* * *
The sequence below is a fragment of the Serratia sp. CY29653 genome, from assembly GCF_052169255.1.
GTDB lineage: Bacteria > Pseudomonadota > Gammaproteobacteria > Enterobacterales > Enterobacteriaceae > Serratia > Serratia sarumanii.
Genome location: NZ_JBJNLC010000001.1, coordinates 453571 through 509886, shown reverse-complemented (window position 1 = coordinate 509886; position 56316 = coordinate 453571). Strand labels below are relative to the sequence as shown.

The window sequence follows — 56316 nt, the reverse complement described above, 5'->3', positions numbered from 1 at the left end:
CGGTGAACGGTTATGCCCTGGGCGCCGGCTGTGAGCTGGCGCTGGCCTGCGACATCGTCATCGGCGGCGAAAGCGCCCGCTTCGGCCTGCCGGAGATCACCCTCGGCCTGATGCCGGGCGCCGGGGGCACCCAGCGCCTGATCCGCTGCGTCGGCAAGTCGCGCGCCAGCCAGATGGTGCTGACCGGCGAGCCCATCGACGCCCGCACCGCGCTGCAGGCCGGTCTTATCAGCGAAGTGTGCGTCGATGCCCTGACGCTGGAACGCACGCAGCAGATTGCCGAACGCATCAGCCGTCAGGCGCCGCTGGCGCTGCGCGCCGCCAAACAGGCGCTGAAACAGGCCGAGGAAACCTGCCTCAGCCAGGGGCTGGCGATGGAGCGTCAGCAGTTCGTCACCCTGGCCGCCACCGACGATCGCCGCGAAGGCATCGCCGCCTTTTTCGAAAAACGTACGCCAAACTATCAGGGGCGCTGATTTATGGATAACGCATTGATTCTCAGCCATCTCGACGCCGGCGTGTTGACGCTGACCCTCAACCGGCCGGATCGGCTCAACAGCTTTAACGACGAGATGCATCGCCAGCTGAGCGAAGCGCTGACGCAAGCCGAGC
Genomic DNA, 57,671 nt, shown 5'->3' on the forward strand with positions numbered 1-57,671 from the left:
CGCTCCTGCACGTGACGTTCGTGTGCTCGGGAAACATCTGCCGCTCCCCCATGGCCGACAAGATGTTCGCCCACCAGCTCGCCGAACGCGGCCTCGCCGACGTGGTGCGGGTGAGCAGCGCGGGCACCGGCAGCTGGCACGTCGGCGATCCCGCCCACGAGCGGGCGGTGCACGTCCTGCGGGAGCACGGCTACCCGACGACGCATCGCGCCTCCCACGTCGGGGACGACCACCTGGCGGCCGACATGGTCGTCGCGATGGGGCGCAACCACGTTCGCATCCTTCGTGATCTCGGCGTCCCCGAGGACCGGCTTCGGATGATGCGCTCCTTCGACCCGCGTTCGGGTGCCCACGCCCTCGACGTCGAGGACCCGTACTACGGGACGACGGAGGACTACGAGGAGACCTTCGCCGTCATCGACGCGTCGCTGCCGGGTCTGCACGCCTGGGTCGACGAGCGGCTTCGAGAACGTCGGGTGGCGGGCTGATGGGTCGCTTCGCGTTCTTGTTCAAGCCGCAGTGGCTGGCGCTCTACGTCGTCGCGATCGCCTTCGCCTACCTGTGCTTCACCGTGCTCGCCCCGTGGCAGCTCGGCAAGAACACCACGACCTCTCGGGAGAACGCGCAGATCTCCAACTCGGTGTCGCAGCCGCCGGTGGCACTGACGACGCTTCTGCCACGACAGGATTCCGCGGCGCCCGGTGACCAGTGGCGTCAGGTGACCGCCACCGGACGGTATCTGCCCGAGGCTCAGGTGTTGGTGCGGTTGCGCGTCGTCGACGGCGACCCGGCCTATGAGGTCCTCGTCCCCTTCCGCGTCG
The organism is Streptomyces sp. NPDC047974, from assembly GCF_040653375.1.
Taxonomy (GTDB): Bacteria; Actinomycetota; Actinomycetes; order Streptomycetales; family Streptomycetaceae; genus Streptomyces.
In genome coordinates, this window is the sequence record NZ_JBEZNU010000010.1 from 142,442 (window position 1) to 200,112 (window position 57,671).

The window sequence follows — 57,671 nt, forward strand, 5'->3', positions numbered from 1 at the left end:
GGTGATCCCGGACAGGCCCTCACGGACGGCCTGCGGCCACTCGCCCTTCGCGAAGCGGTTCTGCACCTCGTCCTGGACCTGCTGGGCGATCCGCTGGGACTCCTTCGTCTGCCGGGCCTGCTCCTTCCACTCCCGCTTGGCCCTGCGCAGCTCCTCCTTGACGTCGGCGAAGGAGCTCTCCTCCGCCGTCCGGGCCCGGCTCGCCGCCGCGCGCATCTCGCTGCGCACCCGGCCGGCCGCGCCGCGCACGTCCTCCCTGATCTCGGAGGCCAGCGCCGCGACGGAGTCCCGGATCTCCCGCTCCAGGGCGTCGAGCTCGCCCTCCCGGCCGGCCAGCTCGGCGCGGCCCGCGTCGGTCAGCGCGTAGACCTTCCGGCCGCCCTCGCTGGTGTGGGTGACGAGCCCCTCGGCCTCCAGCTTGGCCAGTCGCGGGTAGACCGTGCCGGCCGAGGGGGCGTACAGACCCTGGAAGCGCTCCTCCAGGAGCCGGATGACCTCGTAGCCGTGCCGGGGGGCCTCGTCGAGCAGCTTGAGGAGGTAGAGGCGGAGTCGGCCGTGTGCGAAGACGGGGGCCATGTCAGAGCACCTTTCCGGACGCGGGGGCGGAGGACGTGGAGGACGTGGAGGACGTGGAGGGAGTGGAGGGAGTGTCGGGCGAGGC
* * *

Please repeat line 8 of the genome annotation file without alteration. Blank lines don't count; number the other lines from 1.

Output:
The organism is Streptomyces sp. NPDC047974, from assembly GCF_040653375.1.